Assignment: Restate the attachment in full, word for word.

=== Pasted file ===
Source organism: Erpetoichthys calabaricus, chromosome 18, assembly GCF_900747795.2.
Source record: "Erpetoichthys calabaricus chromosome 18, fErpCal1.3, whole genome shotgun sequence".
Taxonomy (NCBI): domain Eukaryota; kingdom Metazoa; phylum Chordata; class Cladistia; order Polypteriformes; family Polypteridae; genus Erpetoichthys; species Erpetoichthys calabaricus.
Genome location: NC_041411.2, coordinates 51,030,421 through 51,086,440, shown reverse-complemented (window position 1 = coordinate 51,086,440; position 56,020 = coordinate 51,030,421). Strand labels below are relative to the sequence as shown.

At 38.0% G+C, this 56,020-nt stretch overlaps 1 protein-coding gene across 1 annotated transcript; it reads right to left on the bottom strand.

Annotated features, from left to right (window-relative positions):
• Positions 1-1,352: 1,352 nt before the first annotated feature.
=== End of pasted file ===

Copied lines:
Source organism: Erpetoichthys calabaricus, chromosome 18, assembly GCF_900747795.2.
Source record: "Erpetoichthys calabaricus chromosome 18, fErpCal1.3, whole genome shotgun sequence".
Taxonomy (NCBI): domain Eukaryota; kingdom Metazoa; phylum Chordata; class Cladistia; order Polypteriformes; family Polypteridae; genus Erpetoichthys; species Erpetoichthys calabaricus.
Genome location: NC_041411.2, coordinates 51,030,421 through 51,086,440, shown reverse-complemented (window position 1 = coordinate 51,086,440; position 56,020 = coordinate 51,030,421). Strand labels below are relative to the sequence as shown.

At 38.0% G+C, this 56,020-nt stretch overlaps 1 protein-coding gene across 1 annotated transcript; it reads right to left on the bottom strand.

Annotated features, from left to right (window-relative positions):
• Positions 1-1,352: 1,352 nt before the first annotated feature.